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I don't know... have you heard the crap that comes out of colleges, lately?

That's an accurate observation.

I would suggest that the decline in academic standards and the decline of of standards in popular aesthetics and public etiquette share the same root cause. When the 1960s nihilists gutted our popular culture they certainly did not spare academia - which actually is where the movement mostly originated from.

I faced the dilemma you mention back when I was a kid and had a teacher who had no business being a teacher and for whom I had zero respect. My mother visited the school and came to the same conclusion that I did. Actually, this ultimately ended up being the case with more than one teacher. What she told me was that my teachers, like everybody else, had to earn my respect as a person. However, if I came to the conclusion that one of my teachers was not worthy of respect as a person, I was still expected to show respect for their position as the teacher in charge of the class and that I would be in trouble if I ever failed to show that proper respect. I think that was appropriate approach to such situations.

Do students still refer to their teachers as "Mr. Such and Such" or "Professor Such and Such?" Or has that, too, all gone on a first name basis in the name of egalitarianism?

Today, people have little difficulty showing respect for those that they respect as people. Doing so is largely a matter of common sense. But, in the aftermath of the 1960s counterculture, many people have never been taught the importance of showing the proper respect for certain positions of authority or even to random strangers - and, as a result, they have no idea how they should display such respect and are often not aware when they are, in fact, displaying the opposite.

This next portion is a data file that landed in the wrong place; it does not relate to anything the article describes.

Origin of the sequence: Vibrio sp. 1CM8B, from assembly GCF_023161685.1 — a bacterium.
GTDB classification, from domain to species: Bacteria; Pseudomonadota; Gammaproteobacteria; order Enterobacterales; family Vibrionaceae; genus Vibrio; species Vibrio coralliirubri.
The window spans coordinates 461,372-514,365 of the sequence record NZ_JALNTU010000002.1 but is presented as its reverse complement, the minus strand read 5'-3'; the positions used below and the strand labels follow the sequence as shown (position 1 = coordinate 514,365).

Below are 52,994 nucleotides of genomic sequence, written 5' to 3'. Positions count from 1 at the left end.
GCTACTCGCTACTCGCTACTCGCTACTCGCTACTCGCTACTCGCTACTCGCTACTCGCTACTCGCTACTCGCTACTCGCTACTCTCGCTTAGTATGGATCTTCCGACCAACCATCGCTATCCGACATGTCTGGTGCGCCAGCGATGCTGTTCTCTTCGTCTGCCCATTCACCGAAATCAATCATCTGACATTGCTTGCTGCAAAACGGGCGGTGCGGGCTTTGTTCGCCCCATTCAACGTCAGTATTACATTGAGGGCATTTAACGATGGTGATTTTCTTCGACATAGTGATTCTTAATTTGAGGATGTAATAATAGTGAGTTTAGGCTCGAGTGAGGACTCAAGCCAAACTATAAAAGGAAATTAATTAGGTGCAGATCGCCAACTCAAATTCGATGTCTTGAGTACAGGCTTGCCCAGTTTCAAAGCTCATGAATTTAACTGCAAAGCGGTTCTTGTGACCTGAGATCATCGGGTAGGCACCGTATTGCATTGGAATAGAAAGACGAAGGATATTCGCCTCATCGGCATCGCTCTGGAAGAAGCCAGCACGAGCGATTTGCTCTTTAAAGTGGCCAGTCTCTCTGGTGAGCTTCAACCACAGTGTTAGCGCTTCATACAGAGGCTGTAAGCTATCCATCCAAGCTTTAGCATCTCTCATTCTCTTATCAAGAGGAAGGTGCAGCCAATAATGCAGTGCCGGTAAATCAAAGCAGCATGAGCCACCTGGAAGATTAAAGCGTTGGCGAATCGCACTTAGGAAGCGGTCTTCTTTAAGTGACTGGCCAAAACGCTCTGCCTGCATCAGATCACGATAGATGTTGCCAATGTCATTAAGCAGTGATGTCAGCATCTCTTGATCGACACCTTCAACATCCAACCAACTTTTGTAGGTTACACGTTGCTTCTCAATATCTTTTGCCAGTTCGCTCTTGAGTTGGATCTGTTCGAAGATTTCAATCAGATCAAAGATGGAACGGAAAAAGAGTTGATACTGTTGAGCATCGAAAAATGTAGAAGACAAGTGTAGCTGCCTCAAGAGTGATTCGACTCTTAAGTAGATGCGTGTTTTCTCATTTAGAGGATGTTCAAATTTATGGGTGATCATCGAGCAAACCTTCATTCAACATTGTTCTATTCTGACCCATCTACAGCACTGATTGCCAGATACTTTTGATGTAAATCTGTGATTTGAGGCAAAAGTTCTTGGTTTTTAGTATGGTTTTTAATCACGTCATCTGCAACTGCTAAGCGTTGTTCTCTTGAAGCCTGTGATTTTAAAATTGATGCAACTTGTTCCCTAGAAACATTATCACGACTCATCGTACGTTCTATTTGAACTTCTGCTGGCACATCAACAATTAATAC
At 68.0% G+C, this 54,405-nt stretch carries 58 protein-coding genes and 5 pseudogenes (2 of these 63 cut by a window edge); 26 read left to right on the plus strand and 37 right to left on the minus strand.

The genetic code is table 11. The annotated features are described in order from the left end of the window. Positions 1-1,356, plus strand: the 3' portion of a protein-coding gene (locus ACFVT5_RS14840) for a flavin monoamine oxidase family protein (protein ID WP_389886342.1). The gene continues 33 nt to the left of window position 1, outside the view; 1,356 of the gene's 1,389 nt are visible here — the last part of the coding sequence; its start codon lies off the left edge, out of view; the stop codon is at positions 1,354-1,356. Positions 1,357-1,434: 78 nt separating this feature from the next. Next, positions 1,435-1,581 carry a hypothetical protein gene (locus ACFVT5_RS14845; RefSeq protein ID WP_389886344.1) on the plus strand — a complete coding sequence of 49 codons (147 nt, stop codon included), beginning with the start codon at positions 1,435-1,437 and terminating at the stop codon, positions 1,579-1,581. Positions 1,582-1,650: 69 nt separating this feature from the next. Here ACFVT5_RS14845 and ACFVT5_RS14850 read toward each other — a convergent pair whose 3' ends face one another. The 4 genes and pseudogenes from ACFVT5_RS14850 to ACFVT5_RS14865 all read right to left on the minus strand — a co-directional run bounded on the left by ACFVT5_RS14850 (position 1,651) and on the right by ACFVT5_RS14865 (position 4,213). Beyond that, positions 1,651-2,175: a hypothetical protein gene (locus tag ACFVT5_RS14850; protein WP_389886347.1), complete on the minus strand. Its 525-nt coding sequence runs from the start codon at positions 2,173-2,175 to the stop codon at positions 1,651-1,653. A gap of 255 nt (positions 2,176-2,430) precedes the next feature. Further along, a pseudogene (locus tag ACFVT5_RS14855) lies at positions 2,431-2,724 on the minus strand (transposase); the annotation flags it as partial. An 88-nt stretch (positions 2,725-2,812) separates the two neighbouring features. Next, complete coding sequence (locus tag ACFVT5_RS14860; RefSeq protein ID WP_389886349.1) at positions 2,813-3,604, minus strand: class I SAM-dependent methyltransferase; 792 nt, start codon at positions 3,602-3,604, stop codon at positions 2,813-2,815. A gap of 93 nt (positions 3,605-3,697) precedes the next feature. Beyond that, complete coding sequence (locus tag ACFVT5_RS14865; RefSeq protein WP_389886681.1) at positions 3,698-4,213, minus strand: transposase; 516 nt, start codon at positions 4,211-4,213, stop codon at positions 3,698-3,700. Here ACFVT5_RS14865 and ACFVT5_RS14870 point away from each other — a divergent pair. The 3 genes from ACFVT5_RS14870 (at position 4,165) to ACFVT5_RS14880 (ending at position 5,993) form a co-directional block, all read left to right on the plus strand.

A good example of this was Ayn Rand's late 1970s appearance on the Donahue program for those who have seen a videotape of the program. Some typical 1970s era modern began her question to Ayn Rand with something along the lines of: "When I was young, I admired your philosophy, however, now that I have grown up...." Ayn Rand refused to answer the lady's question (and invited someone else to ask it) on grounds that it was rude and that she refused to "sanction impoliteness." Donahue and the audience which, by this time was booing, was completely unable to grasp why the question was rude.

Now, I will openly admit that the first time I saw that video, I too, had difficulty understanding what Ayn Rand was talking about and why she refused to answer the question. I was also brought up in a post 1960s world and by the time I saw that video in the 1990s one would expect as a matter of course to be confronted with questions much ruder than that if one were to field questions from a general audience about controversial topics. Being constantly bombarded with today's widespread lack of manners ultimately makes one numb to it and one no longer notices - and that is exactly how nihilism works to undermine and eliminate the more refined aspects of our cultural life. At some point, one is no longer able to be shocked and offended and takes such behavior as the given. Eventually, people grow up not knowing that anything else ever existed - making the nihilists' victory complete.